In no order…
Away We Go
I Love You, Man
Fantastic Mr Fox
(500) Days of Summer
The Princess and the Frog
A Single Man
John Krasinski makes his first of two appearances on this list with Away We Go, his comedic gem co-starring Maya Rudolph about a couple of expectant parents searching for the perfect locale to raise their child. Krasinski also steals a few scenes from Meryl Streep in another honorable mention top film of 2009 -- It's Complicated.
Nancy Meyers' ode to the complexities of divorce nailed it. As only Meyers can (What Women Want, The Holiday), she has crafted a universe inhabited by intelligent and independent women. Having Meryl Streep continue her incredible 2009 run after Julie and Julia after portraying Julia Child (watch for her Oscar nomination for her priceless performance) does not hurt, yet It's Complicated succeeds on so many more levels than being a marvelous Meryl Streep vehicle.
As It's Complicated celebrates the treachery of life post-divorce, I Love You, Man and The Hangover showcase men at different points of their life and how they comically handle their days before wedded bliss. Both are comedies that are not to be missed from 2009.
Fantastic Mr Fox and The Princess of the Frog both are animated, yes, but each bring a different level of cinematic magic to 2009 in presentation, breadth, storyline, character embodiment and yes -- art.
The Princess and the Frog by itself is a terrific film. Add in the fact that after several years of exquisite animation at the hands of skilled craftspeople behind computers, Disney's return to hand-drawn characters, backgrounds and movements was one of 2009's biggest treasures. The fact The Princess and the Frog also told the tale of Disney's first black princess is purely a bonus.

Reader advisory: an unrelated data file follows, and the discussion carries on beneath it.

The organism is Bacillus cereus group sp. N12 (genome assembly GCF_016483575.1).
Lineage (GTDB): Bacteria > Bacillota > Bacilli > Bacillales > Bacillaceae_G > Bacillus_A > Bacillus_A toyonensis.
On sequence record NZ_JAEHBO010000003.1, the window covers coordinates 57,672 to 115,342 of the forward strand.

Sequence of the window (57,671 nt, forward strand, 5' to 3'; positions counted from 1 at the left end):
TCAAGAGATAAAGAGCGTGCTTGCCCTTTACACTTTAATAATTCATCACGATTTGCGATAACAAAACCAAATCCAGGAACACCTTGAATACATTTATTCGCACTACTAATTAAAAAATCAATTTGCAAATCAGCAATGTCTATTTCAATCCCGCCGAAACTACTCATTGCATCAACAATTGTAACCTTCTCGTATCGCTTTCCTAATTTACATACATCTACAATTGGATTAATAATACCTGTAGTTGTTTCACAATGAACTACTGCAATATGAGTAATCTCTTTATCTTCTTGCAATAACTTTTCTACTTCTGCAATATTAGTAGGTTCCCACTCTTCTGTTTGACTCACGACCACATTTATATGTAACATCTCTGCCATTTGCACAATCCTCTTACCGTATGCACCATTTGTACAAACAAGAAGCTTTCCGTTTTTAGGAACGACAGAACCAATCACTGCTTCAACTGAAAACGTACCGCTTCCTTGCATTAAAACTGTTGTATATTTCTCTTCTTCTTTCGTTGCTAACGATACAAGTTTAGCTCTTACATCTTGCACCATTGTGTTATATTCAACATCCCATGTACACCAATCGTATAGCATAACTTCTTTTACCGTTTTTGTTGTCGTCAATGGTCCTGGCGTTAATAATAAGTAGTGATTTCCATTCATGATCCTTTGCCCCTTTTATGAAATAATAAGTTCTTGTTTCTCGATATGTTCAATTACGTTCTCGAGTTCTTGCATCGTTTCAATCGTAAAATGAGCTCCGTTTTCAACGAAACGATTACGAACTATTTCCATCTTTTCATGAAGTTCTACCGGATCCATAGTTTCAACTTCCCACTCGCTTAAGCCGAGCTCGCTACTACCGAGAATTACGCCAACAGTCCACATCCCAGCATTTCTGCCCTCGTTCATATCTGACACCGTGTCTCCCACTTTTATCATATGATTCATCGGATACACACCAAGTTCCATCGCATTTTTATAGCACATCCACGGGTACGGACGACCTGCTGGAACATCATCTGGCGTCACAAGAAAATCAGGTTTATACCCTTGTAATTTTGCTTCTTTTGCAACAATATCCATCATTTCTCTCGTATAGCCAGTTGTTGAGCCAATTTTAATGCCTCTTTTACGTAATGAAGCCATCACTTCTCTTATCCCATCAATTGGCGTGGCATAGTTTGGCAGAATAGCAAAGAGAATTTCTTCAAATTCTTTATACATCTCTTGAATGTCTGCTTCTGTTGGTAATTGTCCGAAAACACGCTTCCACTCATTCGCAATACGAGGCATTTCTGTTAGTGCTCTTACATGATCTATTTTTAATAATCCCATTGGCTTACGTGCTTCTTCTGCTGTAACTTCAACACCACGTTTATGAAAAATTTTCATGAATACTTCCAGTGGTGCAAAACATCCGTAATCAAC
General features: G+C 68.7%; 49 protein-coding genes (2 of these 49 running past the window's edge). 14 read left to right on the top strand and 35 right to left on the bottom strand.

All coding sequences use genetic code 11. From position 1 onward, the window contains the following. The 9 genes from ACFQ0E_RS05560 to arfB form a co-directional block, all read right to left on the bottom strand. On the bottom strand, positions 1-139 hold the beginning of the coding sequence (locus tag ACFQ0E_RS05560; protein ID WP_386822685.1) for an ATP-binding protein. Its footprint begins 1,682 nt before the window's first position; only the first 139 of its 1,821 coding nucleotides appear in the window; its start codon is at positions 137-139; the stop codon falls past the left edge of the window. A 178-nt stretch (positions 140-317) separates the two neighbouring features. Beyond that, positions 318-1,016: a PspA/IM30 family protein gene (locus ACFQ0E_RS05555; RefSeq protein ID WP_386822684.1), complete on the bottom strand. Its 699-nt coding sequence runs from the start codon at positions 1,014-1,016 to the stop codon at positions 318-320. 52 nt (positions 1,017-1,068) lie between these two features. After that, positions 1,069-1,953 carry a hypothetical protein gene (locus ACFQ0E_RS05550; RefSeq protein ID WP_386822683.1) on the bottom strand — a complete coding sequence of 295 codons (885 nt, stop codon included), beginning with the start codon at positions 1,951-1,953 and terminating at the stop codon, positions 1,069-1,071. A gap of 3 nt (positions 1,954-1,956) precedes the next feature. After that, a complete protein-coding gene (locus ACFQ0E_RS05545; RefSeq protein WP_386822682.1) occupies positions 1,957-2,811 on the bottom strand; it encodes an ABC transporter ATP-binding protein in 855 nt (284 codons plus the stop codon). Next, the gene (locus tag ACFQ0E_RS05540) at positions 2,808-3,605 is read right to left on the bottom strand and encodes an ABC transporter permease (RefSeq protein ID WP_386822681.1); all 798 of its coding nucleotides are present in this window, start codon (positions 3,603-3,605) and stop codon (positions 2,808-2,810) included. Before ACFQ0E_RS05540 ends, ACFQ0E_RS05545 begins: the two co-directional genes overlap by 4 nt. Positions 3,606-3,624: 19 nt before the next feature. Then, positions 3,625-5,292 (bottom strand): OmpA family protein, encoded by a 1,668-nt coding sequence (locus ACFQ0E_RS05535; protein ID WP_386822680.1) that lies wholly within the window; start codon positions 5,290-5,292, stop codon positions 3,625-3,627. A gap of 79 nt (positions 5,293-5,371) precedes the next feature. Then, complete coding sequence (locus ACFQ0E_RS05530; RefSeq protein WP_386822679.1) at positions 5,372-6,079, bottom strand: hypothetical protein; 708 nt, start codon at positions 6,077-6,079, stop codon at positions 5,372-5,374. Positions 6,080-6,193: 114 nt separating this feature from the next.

George Clooney and Meryl Streep (there she is again!) rule Fantastic Mr Fox in a film from the always entertaining and thought-provoking mind of Wes Anderson (Bottle Rocket). Anderson tackles his first animated feature by utilizing stop-motion filming to capture the essence of a family of foxes led by Streep and Clooney who have themselves a situation.
Whereas the previous six "second top 10 movies of 2009" are fun and fantastic, the final four are a Fab Four of films sure to vie for Oscars when nominations are announced.
Away We Go, (500) Days of Summer, Invictus and A Single Man are to be seen immediately. Away We Go and (500) Days of Summer are both on DVD and Blu-ray and Invictus and A Single Man are charming audiences at theaters.
Away We Go and (500) Days of Summer are each about love, but that is where there similarity ends. In Away We Go Maya Rudolph and John Krasinski is a couple expecting their first child who head out on a cross country journey to find the perfect place to raise their baby. Away We Go is charming while comic and also makes the audiences think -- a trifecta of terrific for any film!
(500) Days of Summer is simply so wonderfully written and acted it is impossible not to be caught up in the fancy of Summer. Zooey Deschanel is Summer and who wouldn't adore her characterization of a woman for the modern millennium? Whether the screenplay category or acting, (500) Days of Summer deserves some Oscar love.
Invictus and A Single Man each take their drama seriously and hit a home run in the process. Colin Firth and Julianne Moore perform a perfect acting volley in A Single Man, about a '60s British professor who has lost his life partner and is coping with life alone for the first time in decades. Both Firth and Moore make magic with seismic performances worthy of Oscar's golden glow.
Invictus, on the other hand, is the stirring true story of how a team played outside themselves for the sake of unifying a country. Matt Damon and Morgan Freeman are extraordinary in their portrayal of a South African rugby captain and newly-elected President Nelson Mandela. Even more extraordinary is Clint Eastwood's direction. There is inspiring film, and there is Invictus.
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